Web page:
There  is so much to be done, and there is nothing more important than witnessing to the love, strength, comfort, power of Jesus Christ and the eternal life of the resurrection that He promises. But to be in communion with Christ, you have to be in communion with His Body which is the church. We are His for eternity beginning with being part of His Body in worship and service. The following is from Douglas Morton, take some time to consider what it is to be part of the Body of Christ in worship, service and the prelude to life and life eternal and abundant in Jesus.

Institute of Lutheran Theology, Douglas Morton
Yesterday at 11:06am ·
“You don’t have to go to church to be a Christian?”
True. Nor do you have to breathe to be human. However, we know what happens when we don’t breathe.
The Gospel is the message of sins freely forgiven in Christ. This Gospel gives us life. It’s also what we are to find and breathe in when we “go to church.” Below are four ways this Gospel comes (or should come) to us with its fresh air in the church service.
First, in “church” we come in contact with the word of God. If this doesn’t happen in your congregation, then find another. I’m not saying the church service is the only place we come in contact with God’s word. What I am saying is that the church service is the important place for this to happen. Here we listen to the Scriptures. God’s word often permeates the hymns. The pastor proclaims this word to us in the sermon. We hear both law and Gospel; the law to show us our sins and the Gospel to show us our Savior, who freely takes away our sins. We can get the law in many places. God has even written it on our hearts. However, the Gospel is foreign to us. It must come to us from the outside, in a word from God. Thus, “church” is a great place to hear this Gospel.
Second, in “church” we come in contact with two visible ways (often called “the visible word”) God proclaims his forgiveness for us. In Baptism, we meet the God who puts his name on us – “the name of the Father, the Son, and the Holy Spirit” – and marks us as his own. In the Lord’s Supper, we meet the whole Christ in his body and blood broken and shed for the forgiveness of our sins.
Third, in “church” we hear God’s audible word of pardon for our sins. This voice comes not in an “immediate voice from heaven,” but in the voice of another, our pastor. Certainly we can hear this absolution elsewhere, from other people. However, many church services begin with a confession of sins. Here we admit before God that we have sinned and need his forgiveness. Then comes absolution, where God speaks his word of pardon to us through the voice of our pastor.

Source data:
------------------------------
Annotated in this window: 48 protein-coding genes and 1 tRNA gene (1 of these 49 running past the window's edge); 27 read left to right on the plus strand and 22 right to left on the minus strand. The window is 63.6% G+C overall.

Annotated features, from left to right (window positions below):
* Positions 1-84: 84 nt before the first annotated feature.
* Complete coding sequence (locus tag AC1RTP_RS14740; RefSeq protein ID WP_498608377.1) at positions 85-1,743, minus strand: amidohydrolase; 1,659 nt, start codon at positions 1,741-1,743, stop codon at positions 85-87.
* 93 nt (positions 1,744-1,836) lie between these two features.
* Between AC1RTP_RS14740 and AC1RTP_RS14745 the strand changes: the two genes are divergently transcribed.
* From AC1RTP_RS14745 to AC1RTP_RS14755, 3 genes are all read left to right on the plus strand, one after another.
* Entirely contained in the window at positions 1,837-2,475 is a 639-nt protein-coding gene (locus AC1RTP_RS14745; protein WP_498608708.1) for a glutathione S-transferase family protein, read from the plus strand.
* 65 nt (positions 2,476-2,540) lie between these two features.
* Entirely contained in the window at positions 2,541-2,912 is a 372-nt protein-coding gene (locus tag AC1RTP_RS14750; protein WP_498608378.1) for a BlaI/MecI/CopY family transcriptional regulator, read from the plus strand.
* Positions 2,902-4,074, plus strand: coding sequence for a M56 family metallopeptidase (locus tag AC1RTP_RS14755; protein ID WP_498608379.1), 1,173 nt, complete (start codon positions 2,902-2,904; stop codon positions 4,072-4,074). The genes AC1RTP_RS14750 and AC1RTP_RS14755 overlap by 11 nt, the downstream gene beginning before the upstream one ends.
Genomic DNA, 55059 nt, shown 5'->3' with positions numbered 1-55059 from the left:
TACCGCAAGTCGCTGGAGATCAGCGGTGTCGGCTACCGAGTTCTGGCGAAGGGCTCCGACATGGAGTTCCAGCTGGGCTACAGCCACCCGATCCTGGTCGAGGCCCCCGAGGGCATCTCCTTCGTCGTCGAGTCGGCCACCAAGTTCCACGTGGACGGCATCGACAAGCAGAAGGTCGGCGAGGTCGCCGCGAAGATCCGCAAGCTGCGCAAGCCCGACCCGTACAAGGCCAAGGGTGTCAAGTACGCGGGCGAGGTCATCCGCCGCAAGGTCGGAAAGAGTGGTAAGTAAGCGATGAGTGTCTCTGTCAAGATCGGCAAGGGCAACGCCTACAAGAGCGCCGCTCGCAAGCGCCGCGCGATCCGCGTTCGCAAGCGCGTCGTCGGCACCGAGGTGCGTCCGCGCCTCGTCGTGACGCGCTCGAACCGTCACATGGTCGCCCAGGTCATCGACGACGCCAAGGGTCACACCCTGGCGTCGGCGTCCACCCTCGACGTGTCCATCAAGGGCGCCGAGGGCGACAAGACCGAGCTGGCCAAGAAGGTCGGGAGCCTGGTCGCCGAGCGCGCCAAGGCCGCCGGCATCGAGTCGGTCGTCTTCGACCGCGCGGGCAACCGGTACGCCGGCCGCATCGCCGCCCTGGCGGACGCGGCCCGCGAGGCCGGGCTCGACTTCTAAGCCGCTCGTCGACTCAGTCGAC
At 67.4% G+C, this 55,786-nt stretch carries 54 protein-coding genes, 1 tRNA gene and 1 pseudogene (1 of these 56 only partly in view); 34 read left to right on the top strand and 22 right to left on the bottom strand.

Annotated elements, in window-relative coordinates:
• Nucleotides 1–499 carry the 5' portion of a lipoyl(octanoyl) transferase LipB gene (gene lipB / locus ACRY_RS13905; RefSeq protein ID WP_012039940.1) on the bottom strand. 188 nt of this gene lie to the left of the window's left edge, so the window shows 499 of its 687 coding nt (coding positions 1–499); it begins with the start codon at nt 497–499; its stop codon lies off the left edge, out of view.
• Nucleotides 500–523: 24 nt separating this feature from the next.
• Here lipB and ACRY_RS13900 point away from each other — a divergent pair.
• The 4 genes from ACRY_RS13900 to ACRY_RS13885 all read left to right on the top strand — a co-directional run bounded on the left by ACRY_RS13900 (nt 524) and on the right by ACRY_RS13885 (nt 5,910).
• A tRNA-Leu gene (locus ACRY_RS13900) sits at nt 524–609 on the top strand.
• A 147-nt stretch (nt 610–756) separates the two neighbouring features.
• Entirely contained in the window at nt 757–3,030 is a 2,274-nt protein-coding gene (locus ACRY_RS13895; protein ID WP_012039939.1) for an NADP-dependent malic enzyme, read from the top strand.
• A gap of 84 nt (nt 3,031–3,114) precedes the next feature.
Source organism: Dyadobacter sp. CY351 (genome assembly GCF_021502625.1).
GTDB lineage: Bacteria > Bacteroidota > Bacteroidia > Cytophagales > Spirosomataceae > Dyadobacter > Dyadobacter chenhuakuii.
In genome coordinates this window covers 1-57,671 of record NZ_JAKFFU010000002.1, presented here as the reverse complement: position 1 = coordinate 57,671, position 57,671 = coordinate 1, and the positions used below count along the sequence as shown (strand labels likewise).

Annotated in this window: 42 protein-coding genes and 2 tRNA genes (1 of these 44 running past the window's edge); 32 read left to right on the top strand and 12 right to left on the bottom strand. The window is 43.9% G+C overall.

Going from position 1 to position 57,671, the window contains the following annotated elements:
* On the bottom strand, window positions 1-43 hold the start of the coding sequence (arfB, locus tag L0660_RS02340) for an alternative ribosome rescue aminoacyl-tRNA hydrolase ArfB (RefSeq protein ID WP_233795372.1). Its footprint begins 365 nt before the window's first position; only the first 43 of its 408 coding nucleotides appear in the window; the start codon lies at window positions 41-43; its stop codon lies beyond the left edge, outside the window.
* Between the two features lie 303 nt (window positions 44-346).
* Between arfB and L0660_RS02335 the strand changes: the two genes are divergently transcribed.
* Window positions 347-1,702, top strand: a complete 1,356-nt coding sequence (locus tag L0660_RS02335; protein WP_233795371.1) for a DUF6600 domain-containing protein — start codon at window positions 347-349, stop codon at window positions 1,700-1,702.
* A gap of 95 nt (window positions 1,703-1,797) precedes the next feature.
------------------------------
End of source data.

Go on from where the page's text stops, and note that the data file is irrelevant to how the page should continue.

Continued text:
Finally, in “church” we gather with our fellow brothers and sisters in Christ. We share with each other God’s love and forgiveness in the Savior. This sharing is called the “mutual conversation and consolation of brethren.” There is something wonderful and refreshing about being around others who share with each other the Gospel of sins forgiven in Christ.
The Gospel word is the only word that gives us breath, and thus spiritual life. We live in a world that often suffocates our faith in Christ. In “church” we gather around the fresh air of the life-giving Gospel. The Holy Spirit uses this Gospel to create and sustain our spiritual breathing, thus sustaining our spiritual life.
By the way, “I’d much rather use the words “Worship Service,” or better yet, “Divine Service,” than “church” or “church service.” The “Church” is God’s people. These people come together in the service. Here God serves each with the Gospel that creates and sustains faith. And in faith, we respond with thanksgiving and a life of service.
The Gospel of sins freely and totally forgiven in Christ is the most important air we will ever breathe. Find a Christian congregation that proclaims this Gospel in all of its wonders. Gather regularly with others to breathe in this life-giving word of forgiveness in Christ. You’ve got nothing to lose and a lot of fresh air to inhale.
Douglas V. Morton, the writer of the above article, is the Director of Certificate Programs and Director of Communications at the Institute of Lutheran Theology, an Independent Lutheran Seminary, in Brookings, South Dakota (http://www.ilt.org). He is also Senior Editor of the school’s magazine, The Word at Work and on the Faculty in the Certificate Programs. He is coauthor of From “Vesper Chimes” to ‘The Way International” and The Integrity and Accuracy of The Way Word. He has also written for the Journal of Pastoral Practice, The Quarterly Journal of Personal Freedom Outreach, and for The Word at Work. You may contact him at dmorton@ilt.org.

Discipling means to confront and challenge, not to shrug you shoulders and say “whatever”.

On a personal note, I reached 5,000 views. I know that to many of you that’s kind of chump change, but I jumped that hurdle and want to mark it in this blog.

Now that I’m over that, I really want to do this blog, but I need to do a disclaimer, this is almost verbatim from a podcast (Insight for Living Feb 11, 2015), but it’s so good, and frankly something I’ve been wrestling with and that we really need to apply in all our lives. So you should buy Swindoll books, listen to the broadcasts, but in the meantime, I’m going to put it out there and I pray that you take it to heart.

“…there is  no where in the Bible that says “live and let live'” [or let die for that matter] or “whatever” or “you leave me alone, I’ll leave you alone”. Jesus never promoted that message. No one ever loved like His love, he never just shrugged his shoulders when one of His disciples was moving in the wrong direction. He confronted it. Why would he confront it? Why would confrontation be that essential? It proves that we love someone. Because we love someone we care for them, about them. We care about their welfare. Because we care there are times when we must say how much we care and occasionally it’s a confrontation.”